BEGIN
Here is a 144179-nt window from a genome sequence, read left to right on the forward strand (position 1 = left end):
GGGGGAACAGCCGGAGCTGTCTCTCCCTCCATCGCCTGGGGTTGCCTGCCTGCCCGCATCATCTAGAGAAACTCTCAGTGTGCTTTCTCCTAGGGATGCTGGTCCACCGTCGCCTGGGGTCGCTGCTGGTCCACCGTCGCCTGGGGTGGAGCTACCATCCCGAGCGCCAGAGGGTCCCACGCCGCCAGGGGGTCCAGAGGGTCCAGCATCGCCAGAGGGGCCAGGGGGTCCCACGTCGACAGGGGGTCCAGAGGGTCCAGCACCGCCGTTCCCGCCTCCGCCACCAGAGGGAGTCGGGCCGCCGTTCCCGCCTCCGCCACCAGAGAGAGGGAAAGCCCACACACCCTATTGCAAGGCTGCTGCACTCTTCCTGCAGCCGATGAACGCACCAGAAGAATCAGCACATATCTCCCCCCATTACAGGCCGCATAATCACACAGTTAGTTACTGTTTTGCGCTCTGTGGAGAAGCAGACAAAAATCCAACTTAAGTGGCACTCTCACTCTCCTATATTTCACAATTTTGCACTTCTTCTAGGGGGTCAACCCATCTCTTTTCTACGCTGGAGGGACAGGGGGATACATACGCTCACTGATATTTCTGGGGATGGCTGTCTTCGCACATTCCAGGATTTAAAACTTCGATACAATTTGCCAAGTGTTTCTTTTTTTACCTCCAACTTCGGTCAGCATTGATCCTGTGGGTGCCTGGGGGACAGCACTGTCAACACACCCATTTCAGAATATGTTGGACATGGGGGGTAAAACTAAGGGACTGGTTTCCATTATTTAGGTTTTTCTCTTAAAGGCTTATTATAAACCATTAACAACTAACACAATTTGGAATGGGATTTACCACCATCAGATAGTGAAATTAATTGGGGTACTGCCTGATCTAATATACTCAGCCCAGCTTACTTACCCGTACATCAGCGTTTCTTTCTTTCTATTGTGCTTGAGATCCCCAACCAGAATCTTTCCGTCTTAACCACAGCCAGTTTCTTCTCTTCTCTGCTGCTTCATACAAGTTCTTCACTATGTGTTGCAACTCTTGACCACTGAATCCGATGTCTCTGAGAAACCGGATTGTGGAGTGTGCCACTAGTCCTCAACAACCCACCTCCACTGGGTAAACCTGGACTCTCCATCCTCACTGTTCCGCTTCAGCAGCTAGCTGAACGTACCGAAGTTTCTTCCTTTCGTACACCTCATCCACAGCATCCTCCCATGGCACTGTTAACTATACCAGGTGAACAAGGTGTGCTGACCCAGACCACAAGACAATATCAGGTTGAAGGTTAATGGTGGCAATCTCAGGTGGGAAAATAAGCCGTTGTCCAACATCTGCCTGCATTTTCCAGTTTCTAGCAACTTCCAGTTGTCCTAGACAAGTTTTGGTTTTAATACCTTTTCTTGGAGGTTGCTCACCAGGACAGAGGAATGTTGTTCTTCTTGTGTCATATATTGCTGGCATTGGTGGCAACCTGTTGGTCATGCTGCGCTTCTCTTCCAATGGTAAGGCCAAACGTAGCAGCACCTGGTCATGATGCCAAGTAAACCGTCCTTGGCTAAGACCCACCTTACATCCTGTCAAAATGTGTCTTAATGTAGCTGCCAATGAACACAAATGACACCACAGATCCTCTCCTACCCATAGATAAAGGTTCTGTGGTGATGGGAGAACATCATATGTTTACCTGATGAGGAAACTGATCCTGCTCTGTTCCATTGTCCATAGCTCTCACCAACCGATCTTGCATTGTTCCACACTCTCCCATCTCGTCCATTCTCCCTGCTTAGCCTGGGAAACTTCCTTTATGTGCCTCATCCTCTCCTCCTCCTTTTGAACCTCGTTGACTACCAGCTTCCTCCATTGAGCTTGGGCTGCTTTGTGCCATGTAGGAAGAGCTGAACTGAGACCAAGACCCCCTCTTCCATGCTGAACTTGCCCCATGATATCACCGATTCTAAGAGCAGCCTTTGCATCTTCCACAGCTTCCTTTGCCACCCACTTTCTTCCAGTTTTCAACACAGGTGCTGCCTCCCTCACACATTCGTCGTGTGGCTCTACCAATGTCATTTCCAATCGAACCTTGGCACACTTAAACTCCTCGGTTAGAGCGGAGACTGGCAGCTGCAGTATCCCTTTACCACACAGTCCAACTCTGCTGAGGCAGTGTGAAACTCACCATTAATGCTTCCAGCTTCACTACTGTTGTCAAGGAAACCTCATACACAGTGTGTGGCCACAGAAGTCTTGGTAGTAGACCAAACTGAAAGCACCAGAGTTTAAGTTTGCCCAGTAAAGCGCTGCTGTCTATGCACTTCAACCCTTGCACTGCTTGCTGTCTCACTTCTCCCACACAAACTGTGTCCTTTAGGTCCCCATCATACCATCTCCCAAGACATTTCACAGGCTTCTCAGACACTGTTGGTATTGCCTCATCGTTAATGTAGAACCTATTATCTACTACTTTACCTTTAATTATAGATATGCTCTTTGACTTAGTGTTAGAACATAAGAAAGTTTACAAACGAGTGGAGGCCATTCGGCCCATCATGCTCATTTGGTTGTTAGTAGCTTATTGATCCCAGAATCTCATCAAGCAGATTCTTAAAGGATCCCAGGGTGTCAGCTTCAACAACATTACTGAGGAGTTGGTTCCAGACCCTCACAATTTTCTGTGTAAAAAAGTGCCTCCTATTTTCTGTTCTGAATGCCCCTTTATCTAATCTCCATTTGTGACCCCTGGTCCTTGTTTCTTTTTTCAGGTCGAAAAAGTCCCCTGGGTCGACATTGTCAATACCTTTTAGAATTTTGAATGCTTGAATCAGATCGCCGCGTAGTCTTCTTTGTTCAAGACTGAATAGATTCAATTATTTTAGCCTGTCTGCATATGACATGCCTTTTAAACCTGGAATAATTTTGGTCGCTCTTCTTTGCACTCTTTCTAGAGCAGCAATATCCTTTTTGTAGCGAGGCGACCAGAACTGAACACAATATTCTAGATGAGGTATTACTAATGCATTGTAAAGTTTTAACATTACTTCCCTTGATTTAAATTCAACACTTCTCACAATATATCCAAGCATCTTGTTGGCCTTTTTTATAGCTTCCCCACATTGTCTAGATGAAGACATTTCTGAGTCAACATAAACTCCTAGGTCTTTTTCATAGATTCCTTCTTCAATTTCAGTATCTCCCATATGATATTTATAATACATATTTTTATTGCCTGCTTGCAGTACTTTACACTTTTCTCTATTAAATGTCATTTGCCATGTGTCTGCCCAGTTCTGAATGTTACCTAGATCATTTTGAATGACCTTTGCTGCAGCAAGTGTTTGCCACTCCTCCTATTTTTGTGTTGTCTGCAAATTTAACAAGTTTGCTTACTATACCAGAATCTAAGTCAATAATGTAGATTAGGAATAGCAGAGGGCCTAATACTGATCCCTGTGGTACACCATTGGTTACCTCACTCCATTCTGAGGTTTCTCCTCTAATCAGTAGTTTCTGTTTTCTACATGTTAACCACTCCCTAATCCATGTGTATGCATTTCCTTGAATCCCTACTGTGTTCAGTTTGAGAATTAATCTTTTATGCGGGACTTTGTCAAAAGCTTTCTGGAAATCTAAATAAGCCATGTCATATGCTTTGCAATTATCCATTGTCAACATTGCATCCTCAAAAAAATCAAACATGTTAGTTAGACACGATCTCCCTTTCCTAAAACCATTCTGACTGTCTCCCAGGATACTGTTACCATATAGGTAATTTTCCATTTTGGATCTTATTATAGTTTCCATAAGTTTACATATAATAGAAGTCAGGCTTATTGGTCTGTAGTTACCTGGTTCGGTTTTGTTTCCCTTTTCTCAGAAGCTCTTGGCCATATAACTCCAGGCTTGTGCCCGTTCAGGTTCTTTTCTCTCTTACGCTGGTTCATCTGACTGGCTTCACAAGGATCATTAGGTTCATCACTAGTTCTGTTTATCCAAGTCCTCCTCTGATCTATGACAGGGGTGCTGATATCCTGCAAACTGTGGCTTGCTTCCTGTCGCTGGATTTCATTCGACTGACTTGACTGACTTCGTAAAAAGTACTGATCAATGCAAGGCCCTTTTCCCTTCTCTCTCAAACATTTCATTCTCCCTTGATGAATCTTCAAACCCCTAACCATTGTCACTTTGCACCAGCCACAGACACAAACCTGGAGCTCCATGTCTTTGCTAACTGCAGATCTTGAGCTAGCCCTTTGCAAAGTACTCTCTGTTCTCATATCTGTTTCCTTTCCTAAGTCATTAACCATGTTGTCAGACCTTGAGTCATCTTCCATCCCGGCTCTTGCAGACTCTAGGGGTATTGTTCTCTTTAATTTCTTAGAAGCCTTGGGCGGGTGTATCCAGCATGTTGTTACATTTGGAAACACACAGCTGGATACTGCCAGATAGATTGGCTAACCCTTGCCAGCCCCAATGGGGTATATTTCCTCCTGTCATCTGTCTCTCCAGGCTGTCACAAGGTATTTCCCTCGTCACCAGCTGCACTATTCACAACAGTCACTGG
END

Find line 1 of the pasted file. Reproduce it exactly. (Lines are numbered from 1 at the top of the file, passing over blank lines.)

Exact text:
Here is a 144179-nt window from a genome sequence, read left to right on the forward strand (position 1 = left end):